Flash flooding isn’t something most drivers think about, especially during the wintertime, when it’s moreso about ice and snow. However, this year may be entirely different, due to the meteorological phenomenon known as El Nino. It may not ring a bell with East Coasters, but those states bordering the Pacific Ocean are well aware of the implications of a strong El Nino.
And this year’s El Nino looks to be the strongest in decades. This means a higher occurrence of strong, wet, sudden thunderstorms in areas which don’t receive much precipitation – and as such are ill-equipped to deal with a sudden onset of rain.
Most recently, a week-long storm in California resulted in flooding, landslides, and damage throughout the state. One of the iconic images was a parking garage in San Diego completely flooded, with vehicles stuck in the mud, so to speak.
When it comes to natural disasters, personal safety is certainly priority one, but when all is said and done, how’s your automobile going to fare after a series of heavy storms?
The Moldy Toll of Heavy Precipitation
No matter how you cut it, a flood isn’t going to do your car any favors. Flooded vehicles are rarely driveable again – and even when they are, they can cost a pretty penny to get back up to speed.
When a vehicle is flooded, everything gets wet. Yeah yeah, it’s obvious, but you don’t realize just how wet something can get until it’s been submerged in water for a few days. Expect your car to still be damp even a week after it’s been pulled out of the drink.
And when surfaces such as car interiors are damp for that long, it’s a sure bet that mold spores will be attracted to them. Mold may seem like a minor nuisance, but it’s no joke in a vehicle. Not only can mold cause structural integrity and safety issues, but it’s also a major respiratory health hazard. And worse yet, an automobile has so many nooks and crannies that it’s nigh-impossible to completely eradicate.
Flooded Car Means Flooded Car Parts
When we say everything gets wet, we mean it – everything gets wet. Wherever the flood water can go, it will. That not only includes the insides such as the seats and trunk, but also encompasses the engine compartment and other essential functioning parts of an automobile. This can lead to a laundry list of problems:
- Water can fill up the cylinders, which is a deal-breaker. Cylinders can’t be compressed like air, which results in hydro-lock – and can break or bend everything connected to it when the engine is started.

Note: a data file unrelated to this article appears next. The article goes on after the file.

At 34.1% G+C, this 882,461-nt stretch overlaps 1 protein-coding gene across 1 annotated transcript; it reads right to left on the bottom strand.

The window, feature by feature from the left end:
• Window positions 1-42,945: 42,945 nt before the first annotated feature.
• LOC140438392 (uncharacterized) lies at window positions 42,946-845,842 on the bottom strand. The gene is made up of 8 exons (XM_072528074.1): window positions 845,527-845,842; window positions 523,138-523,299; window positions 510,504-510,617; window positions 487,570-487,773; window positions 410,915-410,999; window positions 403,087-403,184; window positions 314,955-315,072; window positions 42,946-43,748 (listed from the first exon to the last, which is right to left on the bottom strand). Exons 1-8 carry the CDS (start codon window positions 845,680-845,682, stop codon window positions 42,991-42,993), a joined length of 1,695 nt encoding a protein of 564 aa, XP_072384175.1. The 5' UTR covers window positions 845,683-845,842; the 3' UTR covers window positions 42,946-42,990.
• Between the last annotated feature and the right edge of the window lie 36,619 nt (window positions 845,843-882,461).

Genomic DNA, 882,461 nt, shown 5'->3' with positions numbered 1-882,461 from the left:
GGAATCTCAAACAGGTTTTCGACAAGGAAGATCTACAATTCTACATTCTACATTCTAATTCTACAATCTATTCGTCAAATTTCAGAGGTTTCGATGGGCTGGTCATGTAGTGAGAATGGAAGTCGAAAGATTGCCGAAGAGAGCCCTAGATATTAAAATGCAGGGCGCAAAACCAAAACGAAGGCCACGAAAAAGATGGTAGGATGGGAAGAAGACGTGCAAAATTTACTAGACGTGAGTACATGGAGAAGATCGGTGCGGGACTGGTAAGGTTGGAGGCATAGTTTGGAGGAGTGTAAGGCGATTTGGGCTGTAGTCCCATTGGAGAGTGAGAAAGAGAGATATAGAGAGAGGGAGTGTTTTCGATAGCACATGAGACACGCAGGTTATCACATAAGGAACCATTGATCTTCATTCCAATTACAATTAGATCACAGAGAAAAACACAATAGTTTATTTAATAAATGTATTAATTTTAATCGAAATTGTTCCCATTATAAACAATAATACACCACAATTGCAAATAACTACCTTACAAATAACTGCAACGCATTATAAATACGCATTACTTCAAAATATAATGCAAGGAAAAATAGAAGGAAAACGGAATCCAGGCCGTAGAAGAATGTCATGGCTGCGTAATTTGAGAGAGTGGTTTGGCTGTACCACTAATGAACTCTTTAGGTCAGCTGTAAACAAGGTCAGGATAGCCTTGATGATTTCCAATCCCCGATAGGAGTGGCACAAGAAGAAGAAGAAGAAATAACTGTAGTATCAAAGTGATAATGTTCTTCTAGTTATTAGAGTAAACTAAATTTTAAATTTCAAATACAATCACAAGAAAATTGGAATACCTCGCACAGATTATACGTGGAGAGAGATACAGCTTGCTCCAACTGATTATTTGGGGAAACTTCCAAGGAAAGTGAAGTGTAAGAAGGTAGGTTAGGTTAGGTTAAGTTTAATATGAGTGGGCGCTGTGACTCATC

- Water can easily get into the transmission – and since it’s a poor lubricant compared to transmission fluid, that likely means it may be busted.
- Say goodbye to your electric components. More and more vehicles these days are controlled by intricate electrical and computer systems under the hood. We all famously know that electricity and water don’t mix, and it’s no different here. In the best case scenario, only your power windows and A/C may be affected, but when it comes to a flood, such a scenario is extremely rare.
What to Do in Case of a Flood
If your vehicle becomes flooded, all is not lost. The first thing to do is to, obviously, get the water out of it and get it to your mechanic. The sooner you can do so, the greater your chances are of salvaging it from natural disaster.
The mechanic may then do everything they can to bring the car back to a drivable condition, including drying the car, bleaching the seats and interior to kill mold, and checking the engine and other essential parts for rust and corrosion.
This is all going to cost a pretty penny, so if you’re not insured, it’s probably more prudent to spend your well-earned money on a new vehicle. And even if you are insured, there’s a good chance that they may write your vehicle off as a total loss anyway and cut you a check toward a new vehicle.
Either way, when it comes to automobiles, flooding is no joke. If you’re on the West Coast, be prepared for a potentially record-breaking wet winter season.